Ever been on vacation somewhere, and wanted to take a picture of something, only to be thwarted by the hordes of tourists? Typically for me it’s buildings of architectural interest, or wide-angle photos in towns. It’s quite a common occurrence, especially in places where tourists tend to congregate. There aren’t many choices – if you can come back at a quieter time that may be the best approach, but often you are at a place for a limited time-frame. So what to do?
Use software to remove the offending objects, or people. Now this type of algorithm designed to remove objects from an image has been around for about 20 years, known in the early years as digital inpainting, akin to the conservation process where damaged, deteriorating, or missing parts of an artwork are filled in to present a complete image. In its early forms digital inpainting algorithms worked well in scenes where the object to be removed was surrounded by fairly uniform background, or pattern. In complex scenes they often didn’t fair so well. So what about the newer generation of these algorithms?
There are many different types of picture cleaning software, some stand-alone such as the AI-powered IOS app Inpaint, others in the form of features in photo processing software such as Photoshop. One new-comer to the scene is web-based, open-source, Cleanup.pictures. It is incredibly easy to use. Upload a picture, choose the size of the brush tool, paint over the unwanted object with the brush tool, and voila! a new image, sans the offending object. Then you can just download the “cleaned” image. So how well does it work? Below are some experiments.
The first image is a vintage photograph of Paris, removing all the people from the streets. The results are actually quite exceptional.
The second image is a photograph taken in Glasgow, where the people and passing car have been erased.
The third image is from a trip to Norway, specifically the harbour in Bergen. This area always seems to have both people and boats, so it is hard to take clear pictures of the historical buildings.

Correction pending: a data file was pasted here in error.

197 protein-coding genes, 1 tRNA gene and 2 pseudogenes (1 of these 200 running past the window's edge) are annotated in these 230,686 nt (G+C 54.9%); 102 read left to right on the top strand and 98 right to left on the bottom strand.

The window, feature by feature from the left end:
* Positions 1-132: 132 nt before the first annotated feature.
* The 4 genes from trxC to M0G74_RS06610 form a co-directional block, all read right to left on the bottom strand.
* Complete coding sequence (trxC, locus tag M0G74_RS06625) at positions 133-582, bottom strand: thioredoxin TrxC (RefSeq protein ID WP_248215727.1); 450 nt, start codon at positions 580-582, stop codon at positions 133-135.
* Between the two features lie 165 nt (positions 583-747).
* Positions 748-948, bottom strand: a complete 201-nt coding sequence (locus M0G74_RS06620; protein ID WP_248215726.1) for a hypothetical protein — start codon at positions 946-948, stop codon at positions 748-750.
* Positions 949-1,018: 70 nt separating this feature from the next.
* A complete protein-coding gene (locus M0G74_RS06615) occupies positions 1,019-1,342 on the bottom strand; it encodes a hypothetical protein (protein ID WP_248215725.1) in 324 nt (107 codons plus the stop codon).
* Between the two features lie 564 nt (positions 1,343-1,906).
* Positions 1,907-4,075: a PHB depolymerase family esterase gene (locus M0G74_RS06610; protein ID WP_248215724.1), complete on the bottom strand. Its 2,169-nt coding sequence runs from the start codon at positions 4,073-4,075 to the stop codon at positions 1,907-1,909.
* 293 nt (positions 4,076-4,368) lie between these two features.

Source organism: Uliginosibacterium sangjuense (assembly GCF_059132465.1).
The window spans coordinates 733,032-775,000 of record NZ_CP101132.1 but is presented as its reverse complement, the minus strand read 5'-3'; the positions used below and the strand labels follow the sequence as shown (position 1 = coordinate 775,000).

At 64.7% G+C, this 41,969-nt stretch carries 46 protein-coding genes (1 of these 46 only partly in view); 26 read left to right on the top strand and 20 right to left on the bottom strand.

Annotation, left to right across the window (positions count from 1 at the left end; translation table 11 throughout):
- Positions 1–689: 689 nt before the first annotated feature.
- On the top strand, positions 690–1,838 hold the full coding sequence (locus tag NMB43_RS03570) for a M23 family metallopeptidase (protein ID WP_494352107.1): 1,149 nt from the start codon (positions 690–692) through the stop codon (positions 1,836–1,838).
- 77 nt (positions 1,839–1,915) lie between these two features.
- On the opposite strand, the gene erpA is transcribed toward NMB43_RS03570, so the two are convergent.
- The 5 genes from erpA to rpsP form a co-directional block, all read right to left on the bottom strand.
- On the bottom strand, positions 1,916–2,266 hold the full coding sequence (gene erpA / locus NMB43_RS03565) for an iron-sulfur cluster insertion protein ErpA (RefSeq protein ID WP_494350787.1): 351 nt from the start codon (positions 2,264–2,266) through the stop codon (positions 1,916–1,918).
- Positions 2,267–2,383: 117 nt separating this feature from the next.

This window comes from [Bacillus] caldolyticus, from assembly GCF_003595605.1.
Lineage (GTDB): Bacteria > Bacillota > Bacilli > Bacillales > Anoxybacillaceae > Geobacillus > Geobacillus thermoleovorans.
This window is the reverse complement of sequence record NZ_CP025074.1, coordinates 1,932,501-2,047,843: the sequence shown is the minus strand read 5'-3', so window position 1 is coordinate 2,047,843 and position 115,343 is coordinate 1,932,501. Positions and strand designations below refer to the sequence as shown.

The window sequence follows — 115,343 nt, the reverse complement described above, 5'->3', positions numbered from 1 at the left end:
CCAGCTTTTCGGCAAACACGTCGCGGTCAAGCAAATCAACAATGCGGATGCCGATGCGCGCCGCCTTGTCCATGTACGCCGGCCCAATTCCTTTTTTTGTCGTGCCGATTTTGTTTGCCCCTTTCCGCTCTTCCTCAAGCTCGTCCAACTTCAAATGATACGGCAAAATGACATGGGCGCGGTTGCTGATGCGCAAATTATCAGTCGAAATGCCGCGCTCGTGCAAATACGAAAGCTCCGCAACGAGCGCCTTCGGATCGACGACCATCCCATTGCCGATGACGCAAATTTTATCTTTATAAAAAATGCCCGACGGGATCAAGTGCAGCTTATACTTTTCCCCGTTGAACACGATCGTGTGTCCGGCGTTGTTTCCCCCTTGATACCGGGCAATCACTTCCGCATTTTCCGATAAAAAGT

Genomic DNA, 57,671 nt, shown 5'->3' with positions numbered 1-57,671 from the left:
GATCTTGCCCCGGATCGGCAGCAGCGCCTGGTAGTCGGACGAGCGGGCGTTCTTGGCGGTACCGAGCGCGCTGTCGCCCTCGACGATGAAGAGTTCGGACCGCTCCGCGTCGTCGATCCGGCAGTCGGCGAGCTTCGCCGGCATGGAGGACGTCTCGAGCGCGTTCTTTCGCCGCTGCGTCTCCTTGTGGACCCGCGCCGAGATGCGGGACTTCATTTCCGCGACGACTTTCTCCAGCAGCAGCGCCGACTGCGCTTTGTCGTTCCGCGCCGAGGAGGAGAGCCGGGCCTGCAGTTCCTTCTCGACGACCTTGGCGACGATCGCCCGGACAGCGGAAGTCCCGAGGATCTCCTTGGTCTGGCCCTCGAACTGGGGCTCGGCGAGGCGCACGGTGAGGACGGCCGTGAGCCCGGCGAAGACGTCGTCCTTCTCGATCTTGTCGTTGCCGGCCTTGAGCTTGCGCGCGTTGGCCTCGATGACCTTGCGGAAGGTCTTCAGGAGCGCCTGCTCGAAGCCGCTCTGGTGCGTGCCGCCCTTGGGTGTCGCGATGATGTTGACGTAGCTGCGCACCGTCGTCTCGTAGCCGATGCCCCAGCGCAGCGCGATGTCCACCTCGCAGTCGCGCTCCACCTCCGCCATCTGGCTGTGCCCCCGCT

The final image is a photograph taken by Prokudin-Gorskii Collection at the Library of Congress. The image is derived from a series of glass plates, and suffers from some of the original glass plates being broken, with missing pieces of glass. The result of cleaning up the image, actually has done a better job than I could ever have imagined.
The AI used in this algorithm is really good at what it does, like *really good*, and it is easy to use. You just keep cleaning up unwanted things until you are happy with the result. The downsides? It isn’t exactly perfect all the time. In regions to be removed where there are fine details you want to retain, they are often removed. Sometimes areas become “soft” because they have to be “created” because they were obscured by objects before – especially prevalent in edge detail. Some examples are shown below:
Creation of detail during inpainting
It only produces low-res images, with a maximum width of 720 pixels. You can upgrade to the Pro version to increase resolution (2K width). It would be interesting to see this algorithm produce large scale cleaned images. There is also the issue of uploading personal photos to a website, although they do make the point of saying that images are discarded once processed.
For those interested in the technology behind the inpainting, it is based on an algorithm known as large mask inpainting, developed by a group at Samsung, and associates . The code can be obtained directly from github for those who really want to play with things.
- Suvorov, R., et al. Resolution-robust Large Mask Inpainting with Fourier Convolutions (2022)